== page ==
Several Richland 2 teachers, speaking on the condition of anonymity, said they feel the grade, with minimum explanation to the public, is an attempt by Zais to undermine public education and set the stage for private school vouchers.

“If a school plummets from an A to a D or F,” Zais said, “I think it would suggest it is either time to look for another school or get involved in that school.”

The Education Oversight Committee, a non-partisan citizens group that the legislature authorized to provide opinion and guidance on education issues, as well as several superintendents across the state, have taken offense at Zais’ statement. But research has shown time and time again that part of that statement is correct, that parental involvement is key to the success of a student and a school at large. These same groups were against the idea of letter grades last year as demeaning to the teacher or district receiving them and uninformative to the public.

Because the factors involved in the letter grade are not clear to most parents and because the S.C. Department of Education’s explanation of the letter grade process is 26 pages long, more than a single letter grade is needed for parents to make a determination of best fit for their children. For instance, schools that performed middle of the road in test scores received an A letter grade in large part because the students improved. So the letter grade is not necessarily an indicator of the level of performance but rather of the level of improvement.

This is in conflict with the way letter grades are awarded to students on their report cards. The grade on the report card is a measure of their performance, not of improvement. An A is an A from semester to semester. Imagine the student who excels with a 97 grade average and receives an A for the first semester, but has only a bit of room for improvement to the perfect grade of 100. Under the logic of the state grading system, if the student improves to a 99 the next semester, that student would receive a lower grade than the student who moved from an 80 to a 95 the second semester. The letter grade has so simplified the measuring process that its information is meaningless to both educators and parents.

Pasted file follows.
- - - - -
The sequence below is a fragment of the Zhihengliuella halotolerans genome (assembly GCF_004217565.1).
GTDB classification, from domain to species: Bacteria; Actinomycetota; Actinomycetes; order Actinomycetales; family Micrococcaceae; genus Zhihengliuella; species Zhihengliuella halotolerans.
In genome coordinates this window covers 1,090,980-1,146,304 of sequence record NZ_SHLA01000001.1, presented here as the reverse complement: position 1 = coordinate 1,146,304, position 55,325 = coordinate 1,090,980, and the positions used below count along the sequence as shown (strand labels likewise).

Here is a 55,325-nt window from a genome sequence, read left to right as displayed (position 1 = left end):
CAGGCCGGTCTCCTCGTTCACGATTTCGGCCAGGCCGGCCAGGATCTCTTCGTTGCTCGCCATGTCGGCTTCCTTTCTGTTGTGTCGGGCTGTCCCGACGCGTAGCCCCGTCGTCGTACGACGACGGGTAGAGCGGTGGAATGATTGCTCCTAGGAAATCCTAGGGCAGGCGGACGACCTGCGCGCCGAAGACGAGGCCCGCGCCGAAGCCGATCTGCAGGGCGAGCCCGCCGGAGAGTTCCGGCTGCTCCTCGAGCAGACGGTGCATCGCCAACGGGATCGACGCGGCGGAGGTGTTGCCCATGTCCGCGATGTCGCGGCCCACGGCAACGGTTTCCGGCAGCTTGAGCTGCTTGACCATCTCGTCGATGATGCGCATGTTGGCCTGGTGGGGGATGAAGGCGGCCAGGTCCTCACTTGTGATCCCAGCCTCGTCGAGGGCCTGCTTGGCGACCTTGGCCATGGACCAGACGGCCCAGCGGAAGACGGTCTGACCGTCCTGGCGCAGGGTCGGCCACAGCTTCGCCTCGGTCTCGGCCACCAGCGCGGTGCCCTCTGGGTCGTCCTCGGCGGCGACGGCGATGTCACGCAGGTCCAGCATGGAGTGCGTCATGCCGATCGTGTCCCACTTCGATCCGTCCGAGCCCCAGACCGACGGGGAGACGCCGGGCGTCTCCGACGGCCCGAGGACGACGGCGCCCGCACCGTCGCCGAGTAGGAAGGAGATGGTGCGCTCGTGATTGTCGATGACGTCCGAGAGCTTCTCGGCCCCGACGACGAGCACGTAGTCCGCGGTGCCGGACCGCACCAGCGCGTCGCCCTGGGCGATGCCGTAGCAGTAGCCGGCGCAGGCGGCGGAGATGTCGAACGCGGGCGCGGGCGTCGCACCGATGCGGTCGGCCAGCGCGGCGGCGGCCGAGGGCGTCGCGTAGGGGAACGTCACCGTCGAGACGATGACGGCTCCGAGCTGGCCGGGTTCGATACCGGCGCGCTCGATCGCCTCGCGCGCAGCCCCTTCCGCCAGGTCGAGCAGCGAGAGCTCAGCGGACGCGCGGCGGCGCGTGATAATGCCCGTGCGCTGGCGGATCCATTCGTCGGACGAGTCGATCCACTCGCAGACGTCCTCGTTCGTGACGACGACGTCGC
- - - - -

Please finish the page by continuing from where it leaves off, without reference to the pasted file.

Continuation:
The Palmetto Achievement Student Standard (PASS) test scores for elementary and middle school students and the High School Assessment Program (HSAP) test scores are raw data for how students in individual schools and the district as a whole contribute to the letter grade. Next week, we will report on the PASS and HSAP figures. While released with much less fanfare by the S.C. Department of Education, they may provide more useful information for parents in making informed choices about an education match with their child.

2013 Elementary & Secondary Education Act (ESEA) ratings

(2012 grades in parentheses)

Richland 2 School District B (B)

Blythewood High School B (B)

Ridge View High School C (B)

Westwood High N/R

Blythewood Middle B (A)

Kelly Mill Middle            B (B)

Muller Road Middle C (C)

Lake Carolina Elm. A (A)

Bookman Elementary A (A)

Bethel Hanberry Elm. A (A)

Round Top Elm. B (A)